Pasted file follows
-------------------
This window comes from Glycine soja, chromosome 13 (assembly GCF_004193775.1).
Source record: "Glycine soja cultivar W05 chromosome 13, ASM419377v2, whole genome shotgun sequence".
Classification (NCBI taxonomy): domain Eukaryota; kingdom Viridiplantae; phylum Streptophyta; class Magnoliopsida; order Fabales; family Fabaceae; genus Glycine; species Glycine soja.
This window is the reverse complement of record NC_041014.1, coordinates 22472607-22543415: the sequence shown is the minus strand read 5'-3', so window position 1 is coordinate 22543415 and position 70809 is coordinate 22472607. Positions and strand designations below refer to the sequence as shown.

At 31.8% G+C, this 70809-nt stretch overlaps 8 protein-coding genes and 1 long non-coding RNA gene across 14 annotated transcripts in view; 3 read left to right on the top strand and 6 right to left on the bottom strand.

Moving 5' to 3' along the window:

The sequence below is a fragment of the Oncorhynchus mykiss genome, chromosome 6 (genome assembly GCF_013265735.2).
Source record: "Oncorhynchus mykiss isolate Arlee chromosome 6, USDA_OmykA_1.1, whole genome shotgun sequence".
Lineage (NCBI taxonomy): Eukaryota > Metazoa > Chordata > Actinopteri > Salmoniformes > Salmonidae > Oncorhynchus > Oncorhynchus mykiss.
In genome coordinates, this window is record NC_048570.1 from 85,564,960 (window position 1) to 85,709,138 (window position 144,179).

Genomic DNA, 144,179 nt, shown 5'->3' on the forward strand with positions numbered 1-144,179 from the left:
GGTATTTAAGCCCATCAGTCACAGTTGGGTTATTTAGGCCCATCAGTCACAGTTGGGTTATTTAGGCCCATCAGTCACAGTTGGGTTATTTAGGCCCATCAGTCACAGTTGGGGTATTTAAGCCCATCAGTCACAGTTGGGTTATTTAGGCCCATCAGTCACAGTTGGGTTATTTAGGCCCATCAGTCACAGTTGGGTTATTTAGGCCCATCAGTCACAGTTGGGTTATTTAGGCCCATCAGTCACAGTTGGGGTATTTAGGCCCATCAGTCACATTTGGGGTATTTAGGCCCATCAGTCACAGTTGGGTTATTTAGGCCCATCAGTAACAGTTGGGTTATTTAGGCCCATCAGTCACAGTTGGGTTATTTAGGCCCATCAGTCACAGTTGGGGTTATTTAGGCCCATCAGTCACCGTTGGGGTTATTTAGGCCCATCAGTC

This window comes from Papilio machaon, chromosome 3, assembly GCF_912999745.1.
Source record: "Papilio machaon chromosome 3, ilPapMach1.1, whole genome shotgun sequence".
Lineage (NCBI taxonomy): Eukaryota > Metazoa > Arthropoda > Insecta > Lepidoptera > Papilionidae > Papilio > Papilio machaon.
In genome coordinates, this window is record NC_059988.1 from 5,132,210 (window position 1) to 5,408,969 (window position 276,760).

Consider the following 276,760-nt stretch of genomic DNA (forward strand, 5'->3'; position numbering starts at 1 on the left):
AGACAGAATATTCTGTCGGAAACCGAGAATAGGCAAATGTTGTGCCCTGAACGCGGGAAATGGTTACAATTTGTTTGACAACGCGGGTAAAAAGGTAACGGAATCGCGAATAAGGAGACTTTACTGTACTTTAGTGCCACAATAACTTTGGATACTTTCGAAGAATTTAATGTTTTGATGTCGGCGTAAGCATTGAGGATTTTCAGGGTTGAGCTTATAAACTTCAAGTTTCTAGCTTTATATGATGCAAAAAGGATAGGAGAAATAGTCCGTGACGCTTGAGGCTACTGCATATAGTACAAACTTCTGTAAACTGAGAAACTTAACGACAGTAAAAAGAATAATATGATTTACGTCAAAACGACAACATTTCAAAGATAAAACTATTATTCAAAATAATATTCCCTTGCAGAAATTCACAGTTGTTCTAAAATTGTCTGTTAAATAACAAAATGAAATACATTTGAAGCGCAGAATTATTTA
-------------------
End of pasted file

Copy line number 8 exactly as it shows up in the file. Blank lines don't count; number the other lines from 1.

Source record: "Oncorhynchus mykiss isolate Arlee chromosome 6, USDA_OmykA_1.1, whole genome shotgun sequence".